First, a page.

Inflation has caused Americans to change their shopping habits as the cost of beef rises 20%
Rising food prices and shrinking portion sizes have forced Americans to change their shopping habits, new statistics reveal, with many now foregoing new options for their frozen counterparts as inflation is the highest for four decades.
According to the latest Consumer Price Index report, shoppers with incomes below $40,000 aren’t buying as much fresh meat and seafood at their local grocery store and are now switching to frozen foods or canned.
The report also found that consumers, adjusting to rising costs, are now choosing to buy more private label meats instead of more expensive and previously popular options, such as Boar’s Head and Tyson.
The price of beef rose 20.4% from a year ago, the report said, while poultry rose 13.4%, prompting some to buy smaller packs of meat, Joan Driggs said. , vice president of content at IRI, a market research company.
‘If you look at the meat business, [shoppers] going to browse through some of these packs until they find the lowest price,’ Driggs told Axios on Monday.
A social media user, meanwhile, told the outlet that rising poultry prices had forced her to start slaughter whole chickens instead of picking up its usual pre-packaged, to cut costs.
“Consumers are really savvy and they’re nimble when it comes to their eating habits,” Heather Garlich, senior vice president of communications for the Food Industry Association (FMI), told the outlet of the phenomenon.
Rising food prices and shrinking portion sizes have forced Americans to change their shopping habits, new statistics from the latest Consumer Price Index report have revealed.
According to the latest Consumer Price Index report, shoppers with incomes below $40,000 aren’t buying as much fresh meat at their local grocery store and are now turning to frozen or canned foods. Beef price up 20.4% from last year, data shows
Garlich’s claim is backed up by statistics, which show shoppers’ spending on food hasn’t kept pace with inflation.
The US inflation rate currently stands at 8.5%, the highest the country has seen since 1981.
According to an April market report from the IMF, household spending on groceries rose 4% on average in April – a sign that shoppers, especially low-income ones, are adjusting to the rapidly spurred cost hike by inflation.
Another phenomenon emerging as the U.S. dollar continues to appreciate is shrinkage – where companies keep prices the same, but reduce portion sizes, to increase their bottom line.
Charmin, Bounty, Gatorade, Crest, Wheat Thins, Quaker, Ziploc and Dial are among the notable brands that have “shrunk” their products in recent months.
“Downsizing happens in waves, and it tends to happen in times of heightened inflation,” Edgar Dworsky, consumer advocate and editor-in-chief of ConsumerWorld.org, told Quartz about the phenomenon, which has become increasingly prevalent as inflation rates rise.
Shoppers adjusting to higher prices are now buying smaller packs of meat, market experts say
“The bottom lines are pinched and there are three basic options: raise the price directly, take some of the product out, or reformulate the product with cheaper ingredients,” the consumer expert said.
Dwosky told CNN Business that rising production costs spurred by skyrocketing prices are behind the decline in shares.
“Downsizing happens in times of high inflation because companies that make everyday products also pay more for raw materials, production and delivery costs,” Dwosky explained of the advent. of downsizing.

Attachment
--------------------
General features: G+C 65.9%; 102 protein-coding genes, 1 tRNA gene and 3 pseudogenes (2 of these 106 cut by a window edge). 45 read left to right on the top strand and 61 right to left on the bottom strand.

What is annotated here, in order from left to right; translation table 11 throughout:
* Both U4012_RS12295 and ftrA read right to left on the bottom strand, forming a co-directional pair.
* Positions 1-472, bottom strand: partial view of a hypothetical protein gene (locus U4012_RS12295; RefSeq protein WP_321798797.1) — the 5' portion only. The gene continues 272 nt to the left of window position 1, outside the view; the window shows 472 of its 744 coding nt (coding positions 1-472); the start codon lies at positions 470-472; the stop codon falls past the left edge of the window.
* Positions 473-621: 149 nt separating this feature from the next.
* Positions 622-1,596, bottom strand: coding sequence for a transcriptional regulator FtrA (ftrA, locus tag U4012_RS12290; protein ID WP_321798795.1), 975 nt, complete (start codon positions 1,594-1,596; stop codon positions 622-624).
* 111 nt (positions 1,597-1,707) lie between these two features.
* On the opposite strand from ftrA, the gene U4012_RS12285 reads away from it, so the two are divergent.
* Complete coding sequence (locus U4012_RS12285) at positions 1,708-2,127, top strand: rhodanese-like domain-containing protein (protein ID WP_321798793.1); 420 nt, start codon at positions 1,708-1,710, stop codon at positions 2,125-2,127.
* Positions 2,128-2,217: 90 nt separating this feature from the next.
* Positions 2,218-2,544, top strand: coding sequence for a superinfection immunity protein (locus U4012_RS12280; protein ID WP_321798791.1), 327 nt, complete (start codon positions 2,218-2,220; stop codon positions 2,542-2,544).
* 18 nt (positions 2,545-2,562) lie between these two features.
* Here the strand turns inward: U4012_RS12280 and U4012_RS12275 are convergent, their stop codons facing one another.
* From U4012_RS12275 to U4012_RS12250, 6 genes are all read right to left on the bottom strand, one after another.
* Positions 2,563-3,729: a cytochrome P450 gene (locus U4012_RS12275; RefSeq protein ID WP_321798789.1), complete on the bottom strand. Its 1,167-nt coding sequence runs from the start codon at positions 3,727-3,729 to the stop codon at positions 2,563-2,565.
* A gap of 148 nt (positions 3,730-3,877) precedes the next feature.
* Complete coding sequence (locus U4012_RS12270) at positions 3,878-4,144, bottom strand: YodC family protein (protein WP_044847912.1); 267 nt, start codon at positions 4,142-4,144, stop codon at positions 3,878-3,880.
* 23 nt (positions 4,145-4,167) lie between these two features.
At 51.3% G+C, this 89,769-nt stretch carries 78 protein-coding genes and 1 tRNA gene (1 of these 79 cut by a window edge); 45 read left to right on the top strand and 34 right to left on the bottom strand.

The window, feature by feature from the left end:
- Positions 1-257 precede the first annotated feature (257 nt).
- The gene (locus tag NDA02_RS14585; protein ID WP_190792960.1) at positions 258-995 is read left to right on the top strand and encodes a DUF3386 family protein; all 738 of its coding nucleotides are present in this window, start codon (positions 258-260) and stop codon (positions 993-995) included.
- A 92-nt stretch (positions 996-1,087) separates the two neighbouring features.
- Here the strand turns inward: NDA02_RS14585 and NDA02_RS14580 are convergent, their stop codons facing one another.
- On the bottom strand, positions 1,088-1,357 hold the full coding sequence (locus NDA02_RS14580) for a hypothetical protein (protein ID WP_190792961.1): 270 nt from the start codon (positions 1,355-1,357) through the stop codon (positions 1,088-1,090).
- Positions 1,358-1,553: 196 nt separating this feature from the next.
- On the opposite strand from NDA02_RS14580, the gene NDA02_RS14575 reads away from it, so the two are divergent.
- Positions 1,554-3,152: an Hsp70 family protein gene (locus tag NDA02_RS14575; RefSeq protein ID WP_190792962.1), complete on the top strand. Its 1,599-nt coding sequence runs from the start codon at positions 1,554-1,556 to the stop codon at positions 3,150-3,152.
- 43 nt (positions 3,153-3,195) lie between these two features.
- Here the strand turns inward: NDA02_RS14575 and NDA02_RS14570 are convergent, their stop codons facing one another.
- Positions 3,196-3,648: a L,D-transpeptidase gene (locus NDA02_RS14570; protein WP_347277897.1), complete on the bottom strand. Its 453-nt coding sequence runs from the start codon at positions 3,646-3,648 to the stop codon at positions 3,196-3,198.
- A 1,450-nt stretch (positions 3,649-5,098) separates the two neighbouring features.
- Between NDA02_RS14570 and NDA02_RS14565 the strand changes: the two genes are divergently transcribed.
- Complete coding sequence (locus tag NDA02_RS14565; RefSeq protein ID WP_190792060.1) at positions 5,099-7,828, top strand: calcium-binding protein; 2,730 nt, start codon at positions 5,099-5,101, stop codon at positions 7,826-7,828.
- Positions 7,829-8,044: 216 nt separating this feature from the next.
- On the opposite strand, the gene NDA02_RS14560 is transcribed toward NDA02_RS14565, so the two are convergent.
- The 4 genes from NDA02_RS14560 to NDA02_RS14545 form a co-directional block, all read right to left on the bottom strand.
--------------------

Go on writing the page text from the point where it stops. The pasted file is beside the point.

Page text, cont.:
The cost of food explains much of the country’s runaway inflation rate, with food prices rising nearly 9% from levels seen in 2021.
Notably, home-prepared food now costs 10% more than a year ago, consumer data has revealed, putting a strain on shoppers trying to save money by not eating. not at the restaurant.
In comparison, the average cost of restaurant and take-out meals year-over-year increased by 8 and 7.2%, respectively, according to the consumer price index.
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Rising costs of essential foodstuffs needed to prepare meals stem from increased demand for food products spurred by the supply chain issues, which disrupted harvests and labor costs.
According to consumer data, breakfast items like bacon and breakfast sausage increased by 18.2 and 16.5%, respectively, while crackers and baked goods also increased by 16.3%.
Other fats and oils, including peanut butter, increased 15.3%.
Pork prices also rose by 15.3% and fish prices by nearly 11%.
Milk, meanwhile, was up 13.3% and eggs 11.2%, the data showed.
Another phenomenon emerging as the US dollar continues to weaken is price contraction – where companies keep prices the same, but reduce portion sizes, to increase their bottom line. Notable brands that have reduced their products in recent months include Charmin, Bounty, Gatorade, Crest, Wheat Thins, Quaker, Ziploc and Dial.
Inflation triggered a 7% increase in the price of McDonald’s staple sandwich, the Big Mac, to an average price of $6.05, nearly 50 cents more than its cost last year.
As food prices soar, putting low-income shoppers at risk, other industries have seen similar bouts of inflation.
The price of gas rose 18.3%, a rise partially fueled by Russia’s invasion of Ukraine. The average cost of a gallon of gasoline currently stands at $4.13 – down from $4.33 in March – nearly double what it was
The cost of housing, meanwhile, increased by 5%, an increase that stems from the intensification of the real estate market which is experiencing a serious shortage of housing. The real estate and rental markets have been affected.
Prices for clothing and clothing also rose, according to consumer statistics, by 6.8%.
As food prices soar, putting low-income shoppers at risk, other industries have also seen similar inflation-spurred surges